While there weren't too many surprises in today's holiday-delayed Commitments of Traders Report (COT), considering the sharp drop in gold and silver prices today, I thought a few comments would be in order. First, the report itself.
Prices were sharply lower in the reporting week ended November 26 and expectations were for increased technical fund selling and commercial buying in both COMEX gold and silver. Those expectations were largely met, although one needed to dig beneath the surface in silver to see it.
In gold, the commercials reduced their total net short position by a significant 23,300 contracts to 28,200 contracts. This is one of the lowest levels in modern gold COT readings, surpassed in only three other weeks in July of this year when gold traded down to $1200. As such (and despite today's price action) the report must be considered strongly bullish. In fact, after today's action, the market structure is undoubtedly more bullish.
The lion's share of the 23,300 contract reduction by the commercials in gold came from the technical funds (in the managed money category of the disaggregated COT report) as this category accounted for more than 18,500 contracts sold, including an expected but still large new short sale of almost 15,000 contracts. This put the funds close to the old highs for gross shorts and adds to the fire power on the upside when the market turns and the tech funds look to buy back these shorts.
By commercial category in gold, the big 4 and big 8 shorts bought back close to 6000 short contracts combined and the raptors added more than 17,000 new long contracts. The data was a bit muddled for JPMorgan and I await this week's new Bank Participation Report to calibrate JPM's long gold market corner. I'd peg JPMorgan at 80,000 contracts net long, based upon big net buying in the producer/merchant category of the disaggregated report, which flipped to net long for the first time in my memory. At 80,000 contracts net long, JPMorgan controlled 24.5% of the entire net open interest in COMEX gold futures after spreads are deducted from open interest.
Even more shocking is that JPMorgan holds 51.5% of all long gold commercial contracts on the COMEX, the largest precious metals exchange in the world. It is not possible that these market shares do not constitute price manipulation. And as extreme as JPMorgan's gold market corner is, I still get the sense that the bank is holding back a bit in buying more because its market share is so unprecedented. I'd like to see anyone try to defend it in legitimate free market terms.
In COMEX silver, there was only a reduction in the total commercial net short position of 1000 contracts, to 16,400 contracts, still a low (and bullish) level on any historical basis. Under the hood it looked even better as the technical funds added almost 4000 new gross short contracts and more future buying power. This is the money category and as of November 26 was at an effective record high. It appears JPMorgan bought back less than 1000 contracts and didn't reduce their short position much lower than 11,500 contracts. However, combined with their massive long gold market corner, JPM is positioned better for a significant upside move than ever before.
What good is it that JPMorgan and the commercials have rigged the gold and silver markets in a way advantageous to them, if they can continue to rig prices even lower (as occurred today)? I admit it can't provide complete solace to the pain and fear of further price declines, but I would ask you to consider the alternative that we didn't have COT reports to monitor the activity of the crooks mat JPMorgan and other commercials. What would it be like not to know why gold and silver prices declined sharply in price? I can only answer for myself.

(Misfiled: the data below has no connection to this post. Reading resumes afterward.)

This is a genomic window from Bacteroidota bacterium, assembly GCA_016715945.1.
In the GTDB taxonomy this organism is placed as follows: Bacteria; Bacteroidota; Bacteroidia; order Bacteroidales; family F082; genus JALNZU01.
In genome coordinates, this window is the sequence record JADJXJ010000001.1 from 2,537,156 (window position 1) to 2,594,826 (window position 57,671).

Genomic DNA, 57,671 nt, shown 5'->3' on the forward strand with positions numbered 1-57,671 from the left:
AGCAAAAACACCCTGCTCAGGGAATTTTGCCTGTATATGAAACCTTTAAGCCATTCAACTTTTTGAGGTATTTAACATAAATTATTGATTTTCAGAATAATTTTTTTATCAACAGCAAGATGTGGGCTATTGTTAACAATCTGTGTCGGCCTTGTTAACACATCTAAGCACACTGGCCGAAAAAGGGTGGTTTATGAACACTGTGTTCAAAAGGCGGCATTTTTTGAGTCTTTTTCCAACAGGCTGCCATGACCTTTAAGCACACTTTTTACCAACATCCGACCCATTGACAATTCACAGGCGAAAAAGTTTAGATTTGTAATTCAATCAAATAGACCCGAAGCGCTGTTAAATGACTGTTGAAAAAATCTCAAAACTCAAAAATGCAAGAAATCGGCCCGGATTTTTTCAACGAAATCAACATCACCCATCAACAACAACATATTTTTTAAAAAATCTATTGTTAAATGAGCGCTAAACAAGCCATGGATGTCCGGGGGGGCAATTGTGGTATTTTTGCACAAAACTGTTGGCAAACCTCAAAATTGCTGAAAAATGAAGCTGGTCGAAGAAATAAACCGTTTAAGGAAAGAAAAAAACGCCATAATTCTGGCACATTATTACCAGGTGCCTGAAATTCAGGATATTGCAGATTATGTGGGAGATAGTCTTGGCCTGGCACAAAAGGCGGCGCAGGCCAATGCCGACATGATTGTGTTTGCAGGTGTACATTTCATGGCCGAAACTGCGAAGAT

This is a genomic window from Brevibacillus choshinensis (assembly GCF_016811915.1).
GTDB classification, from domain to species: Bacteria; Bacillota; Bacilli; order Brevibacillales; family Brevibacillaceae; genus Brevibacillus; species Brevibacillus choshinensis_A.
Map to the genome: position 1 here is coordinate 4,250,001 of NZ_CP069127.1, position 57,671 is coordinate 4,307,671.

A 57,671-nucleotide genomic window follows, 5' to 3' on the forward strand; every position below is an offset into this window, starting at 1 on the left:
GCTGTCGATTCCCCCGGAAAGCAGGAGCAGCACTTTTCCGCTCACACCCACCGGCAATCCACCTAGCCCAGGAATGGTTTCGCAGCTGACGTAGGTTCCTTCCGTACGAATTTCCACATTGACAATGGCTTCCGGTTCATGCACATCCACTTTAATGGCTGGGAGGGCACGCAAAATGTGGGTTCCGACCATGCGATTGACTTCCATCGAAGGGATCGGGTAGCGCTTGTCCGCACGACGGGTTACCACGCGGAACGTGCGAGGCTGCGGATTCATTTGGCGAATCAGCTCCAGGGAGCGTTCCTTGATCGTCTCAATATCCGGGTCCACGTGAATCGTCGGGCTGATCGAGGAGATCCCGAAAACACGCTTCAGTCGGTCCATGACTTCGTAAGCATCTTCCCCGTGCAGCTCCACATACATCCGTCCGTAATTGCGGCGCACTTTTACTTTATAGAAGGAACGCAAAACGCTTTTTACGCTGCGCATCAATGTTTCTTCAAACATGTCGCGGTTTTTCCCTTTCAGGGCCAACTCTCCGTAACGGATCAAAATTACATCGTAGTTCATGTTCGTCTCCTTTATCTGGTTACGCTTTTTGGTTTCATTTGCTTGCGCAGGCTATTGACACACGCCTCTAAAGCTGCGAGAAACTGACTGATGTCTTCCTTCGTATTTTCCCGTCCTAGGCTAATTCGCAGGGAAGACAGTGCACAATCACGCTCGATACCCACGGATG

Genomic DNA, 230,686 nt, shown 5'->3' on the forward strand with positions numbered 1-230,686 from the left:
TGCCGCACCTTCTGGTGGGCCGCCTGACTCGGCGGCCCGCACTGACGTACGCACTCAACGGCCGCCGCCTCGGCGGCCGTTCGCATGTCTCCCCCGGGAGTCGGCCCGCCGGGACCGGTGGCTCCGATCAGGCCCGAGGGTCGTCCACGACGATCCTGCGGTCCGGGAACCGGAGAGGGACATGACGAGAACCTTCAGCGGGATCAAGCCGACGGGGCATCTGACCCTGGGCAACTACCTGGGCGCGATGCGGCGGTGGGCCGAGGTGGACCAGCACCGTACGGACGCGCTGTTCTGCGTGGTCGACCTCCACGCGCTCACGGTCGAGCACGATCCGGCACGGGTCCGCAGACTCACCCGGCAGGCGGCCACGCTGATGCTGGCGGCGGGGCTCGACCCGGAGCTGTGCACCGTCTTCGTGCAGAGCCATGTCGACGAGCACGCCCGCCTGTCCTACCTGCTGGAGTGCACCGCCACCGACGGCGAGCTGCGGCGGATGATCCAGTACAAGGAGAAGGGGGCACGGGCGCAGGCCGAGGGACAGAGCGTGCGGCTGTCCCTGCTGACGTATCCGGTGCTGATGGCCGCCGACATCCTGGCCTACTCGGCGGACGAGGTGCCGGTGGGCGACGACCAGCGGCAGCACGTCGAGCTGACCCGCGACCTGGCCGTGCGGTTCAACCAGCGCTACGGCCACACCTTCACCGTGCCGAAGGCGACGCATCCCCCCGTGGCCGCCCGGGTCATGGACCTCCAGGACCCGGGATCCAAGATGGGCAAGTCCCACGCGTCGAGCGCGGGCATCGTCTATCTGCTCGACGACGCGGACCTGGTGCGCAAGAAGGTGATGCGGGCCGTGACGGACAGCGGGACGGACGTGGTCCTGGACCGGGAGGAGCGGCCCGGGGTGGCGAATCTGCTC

If there was not a compelling and continuous record showing that JPMorgan and other COMEX commercials were rigging the price of gold and silver to their own selfish advantage, I would not be producing this subscription service and never would have complained to the regulators about a silver manipulation over the past 25 years. I certainly wouldn't be accusing JPMorgan of being the crooked gold and silver market manipulator that the bank has been since acquiring Bear Stearns in 2008. More than anything else, without the data in the COT report, I would have no proof that silver was manipulated in price.
But the COT does exist and is published and explains just about everything one needs to know. It tells you why prices of gold and silver rise and fall. It can't tell you precise bottoms and tops in advance, but then again, nothing can. By explaining the causation for why prices rise and fall, the COT is more important than any single thing I look at for longer term price direction.
By knowing that gold and silver prices only fall sharply when the commercials are looking to buy, one does not need to know much more. JPMorgan and the other collusive commercials are not rigging prices lower and buying more gold and silver contracts in order to sell at still lower prices. That's not something you do when you control a market. I can't tell you the ultimate bottom (if we haven't already seen it today); but I can tell you JPMorgan and the commercials are not buying to sell those contracts lower still. Along with the temporarily dormant investment demand in the West, that portends much higher prices to come. Even if you guess that prices will fall lower as JPMorgan rigs prices lower in order to buy, there is a terminal point. That point is closer than ever before.
December 2, 2013
Silver – $19.20
Gold – $1220